“Today’s decision provides the Company with additional financial flexibility given the current economic environment and the uncertain business outlook,” NYT chairman Arthur Sulzberger, Jr., said in a statement.
He also outlined the Times’ other cash-saving measures.
“Last month we announced a private financing transaction for $250 million in senior unsecured notes and warrants. We also recently announced that we are exploring the possible sale of our ownership interest in New England Sports Ventures, LLC. We expect the suspension of the dividend, coupled with our other actions, will help us decrease debt and improve the liquidity of the Company, a difficult but prudent measure in this operating environment.”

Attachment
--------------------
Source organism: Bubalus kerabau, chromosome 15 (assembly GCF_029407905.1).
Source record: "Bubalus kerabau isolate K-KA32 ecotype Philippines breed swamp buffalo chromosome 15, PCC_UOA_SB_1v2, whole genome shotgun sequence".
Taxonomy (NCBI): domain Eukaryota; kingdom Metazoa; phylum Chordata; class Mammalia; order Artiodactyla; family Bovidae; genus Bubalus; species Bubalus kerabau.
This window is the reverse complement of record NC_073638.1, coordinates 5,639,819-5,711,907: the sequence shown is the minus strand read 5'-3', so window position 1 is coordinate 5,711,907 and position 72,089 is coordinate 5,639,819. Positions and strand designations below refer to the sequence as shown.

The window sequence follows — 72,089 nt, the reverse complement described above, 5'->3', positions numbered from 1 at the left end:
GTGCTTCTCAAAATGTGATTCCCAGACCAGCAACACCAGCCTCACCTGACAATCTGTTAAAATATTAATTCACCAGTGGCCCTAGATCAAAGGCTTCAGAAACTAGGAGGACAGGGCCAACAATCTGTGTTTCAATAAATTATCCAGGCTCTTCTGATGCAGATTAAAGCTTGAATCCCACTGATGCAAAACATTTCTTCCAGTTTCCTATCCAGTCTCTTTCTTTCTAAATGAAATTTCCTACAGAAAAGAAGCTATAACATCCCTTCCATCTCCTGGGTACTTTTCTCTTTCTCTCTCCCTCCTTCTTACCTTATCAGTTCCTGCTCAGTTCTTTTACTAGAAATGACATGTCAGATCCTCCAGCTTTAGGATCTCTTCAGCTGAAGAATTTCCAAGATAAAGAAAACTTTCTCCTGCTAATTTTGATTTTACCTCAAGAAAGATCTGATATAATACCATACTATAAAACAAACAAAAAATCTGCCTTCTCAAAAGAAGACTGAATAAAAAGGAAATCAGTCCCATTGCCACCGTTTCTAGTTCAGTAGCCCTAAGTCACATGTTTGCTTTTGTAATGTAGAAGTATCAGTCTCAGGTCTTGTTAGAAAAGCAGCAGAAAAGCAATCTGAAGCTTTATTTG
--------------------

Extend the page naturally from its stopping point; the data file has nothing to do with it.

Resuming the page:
The move comes the same day the NYT’s stock price hit a staggering low, $3.46, and closed at $3.51. According to Google Finance, that’s a price the stock hasn’t seen (split adjusted) since 1982 — 10 years before this picture of Sulzberger was taken.
As we noted last night, the NYT’s stock is now cheaper than the Sunday paper.